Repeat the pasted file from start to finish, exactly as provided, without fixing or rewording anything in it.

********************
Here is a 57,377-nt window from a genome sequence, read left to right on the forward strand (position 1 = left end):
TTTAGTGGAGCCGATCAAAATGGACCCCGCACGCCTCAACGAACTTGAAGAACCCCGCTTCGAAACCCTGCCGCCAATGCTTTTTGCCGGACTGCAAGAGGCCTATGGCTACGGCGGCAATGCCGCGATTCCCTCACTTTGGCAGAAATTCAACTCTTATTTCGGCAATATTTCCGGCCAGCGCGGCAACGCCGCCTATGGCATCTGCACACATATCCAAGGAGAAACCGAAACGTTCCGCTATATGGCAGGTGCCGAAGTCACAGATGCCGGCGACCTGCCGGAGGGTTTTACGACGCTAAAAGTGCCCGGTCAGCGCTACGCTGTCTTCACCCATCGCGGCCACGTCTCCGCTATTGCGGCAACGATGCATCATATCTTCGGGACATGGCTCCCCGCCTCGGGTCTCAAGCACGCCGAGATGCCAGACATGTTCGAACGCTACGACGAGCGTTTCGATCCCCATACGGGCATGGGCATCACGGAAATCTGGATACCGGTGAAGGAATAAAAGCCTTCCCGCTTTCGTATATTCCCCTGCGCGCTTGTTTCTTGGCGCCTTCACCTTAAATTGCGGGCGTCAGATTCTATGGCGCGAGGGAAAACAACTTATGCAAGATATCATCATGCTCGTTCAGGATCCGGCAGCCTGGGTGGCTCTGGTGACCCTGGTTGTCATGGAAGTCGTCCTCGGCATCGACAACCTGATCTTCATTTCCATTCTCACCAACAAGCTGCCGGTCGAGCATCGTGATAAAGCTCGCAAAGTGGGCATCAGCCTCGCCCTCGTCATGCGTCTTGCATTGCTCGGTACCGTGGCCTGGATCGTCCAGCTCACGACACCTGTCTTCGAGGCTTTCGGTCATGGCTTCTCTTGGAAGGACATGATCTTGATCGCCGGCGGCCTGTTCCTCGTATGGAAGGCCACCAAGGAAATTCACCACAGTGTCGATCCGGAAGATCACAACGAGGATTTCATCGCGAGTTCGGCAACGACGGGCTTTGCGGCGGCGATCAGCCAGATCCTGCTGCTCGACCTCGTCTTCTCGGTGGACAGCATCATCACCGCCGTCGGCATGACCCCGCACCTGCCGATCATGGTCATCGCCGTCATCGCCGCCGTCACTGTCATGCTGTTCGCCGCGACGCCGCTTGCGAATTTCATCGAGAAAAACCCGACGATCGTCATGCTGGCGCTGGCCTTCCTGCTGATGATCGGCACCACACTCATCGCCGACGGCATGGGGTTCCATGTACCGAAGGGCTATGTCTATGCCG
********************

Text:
Here is a 57,377-nt window from a genome sequence, read left to right on the forward strand (position 1 = left end):
TTTAGTGGAGCCGATCAAAATGGACCCCGCACGCCTCAACGAACTTGAAGAACCCCGCTTCGAAACCCTGCCGCCAATGCTTTTTGCCGGACTGCAAGAGGCCTATGGCTACGGCGGCAATGCCGCGATTCCCTCACTTTGGCAGAAATTCAACTCTTATTTCGGCAATATTTCCGGCCAGCGCGGCAACGCCGCCTATGGCATCTGCACACATATCCAAGGAGAAACCGAAACGTTCCGCTATATGGCAGGTGCCGAAGTCACAGATGCCGGCGACCTGCCGGAGGGTTTTACGACGCTAAAAGTGCCCGGTCAGCGCTACGCTGTCTTCACCCATCGCGGCCACGTCTCCGCTATTGCGGCAACGATGCATCATATCTTCGGGACATGGCTCCCCGCCTCGGGTCTCAAGCACGCCGAGATGCCAGACATGTTCGAACGCTACGACGAGCGTTTCGATCCCCATACGGGCATGGGCATCACGGAAATCTGGATACCGGTGAAGGAATAAAAGCCTTCCCGCTTTCGTATATTCCCCTGCGCGCTTGTTTCTTGGCGCCTTCACCTTAAATTGCGGGCGTCAGATTCTATGGCGCGAGGGAAAACAACTTATGCAAGATATCATCATGCTCGTTCAGGATCCGGCAGCCTGGGTGGCTCTGGTGACCCTGGTTGTCATGGAAGTCGTCCTCGGCATCGACAACCTGATCTTCATTTCCATTCTCACCAACAAGCTGCCGGTCGAGCATCGTGATAAAGCTCGCAAAGTGGGCATCAGCCTCGCCCTCGTCATGCGTCTTGCATTGCTCGGTACCGTGGCCTGGATCGTCCAGCTCACGACACCTGTCTTCGAGGCTTTCGGTCATGGCTTCTCTTGGAAGGACATGATCTTGATCGCCGGCGGCCTGTTCCTCGTATGGAAGGCCACCAAGGAAATTCACCACAGTGTCGATCCGGAAGATCACAACGAGGATTTCATCGCGAGTTCGGCAACGACGGGCTTTGCGGCGGCGATCAGCCAGATCCTGCTGCTCGACCTCGTCTTCTCGGTGGACAGCATCATCACCGCCGTCGGCATGACCCCGCACCTGCCGATCATGGTCATCGCCGTCATCGCCGCCGTCACTGTCATGCTGTTCGCCGCGACGCCGCTTGCGAATTTCATCGAGAAAAACCCGACGATCGTCATGCTGGCGCTGGCCTTCCTGCTGATGATCGGCACCACACTCATCGCCGACGGCATGGGGTTCCATGTACCGAAGGGCTATGTCTATGCCG